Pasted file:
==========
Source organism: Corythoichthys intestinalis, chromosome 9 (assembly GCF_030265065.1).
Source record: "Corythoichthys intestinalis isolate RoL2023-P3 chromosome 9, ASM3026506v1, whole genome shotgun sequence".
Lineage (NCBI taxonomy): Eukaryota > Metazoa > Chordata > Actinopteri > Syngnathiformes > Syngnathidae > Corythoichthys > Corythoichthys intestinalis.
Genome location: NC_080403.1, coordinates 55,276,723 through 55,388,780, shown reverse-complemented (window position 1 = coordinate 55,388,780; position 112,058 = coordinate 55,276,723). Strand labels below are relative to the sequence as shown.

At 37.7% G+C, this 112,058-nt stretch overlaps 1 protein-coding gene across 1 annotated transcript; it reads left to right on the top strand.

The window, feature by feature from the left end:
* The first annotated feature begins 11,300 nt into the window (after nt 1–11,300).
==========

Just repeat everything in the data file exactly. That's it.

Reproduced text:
Source organism: Corythoichthys intestinalis, chromosome 9 (assembly GCF_030265065.1).
Source record: "Corythoichthys intestinalis isolate RoL2023-P3 chromosome 9, ASM3026506v1, whole genome shotgun sequence".
Lineage (NCBI taxonomy): Eukaryota > Metazoa > Chordata > Actinopteri > Syngnathiformes > Syngnathidae > Corythoichthys > Corythoichthys intestinalis.
Genome location: NC_080403.1, coordinates 55,276,723 through 55,388,780, shown reverse-complemented (window position 1 = coordinate 55,388,780; position 112,058 = coordinate 55,276,723). Strand labels below are relative to the sequence as shown.

At 37.7% G+C, this 112,058-nt stretch overlaps 1 protein-coding gene across 1 annotated transcript; it reads left to right on the top strand.

The window, feature by feature from the left end:
* The first annotated feature begins 11,300 nt into the window (after nt 1–11,300).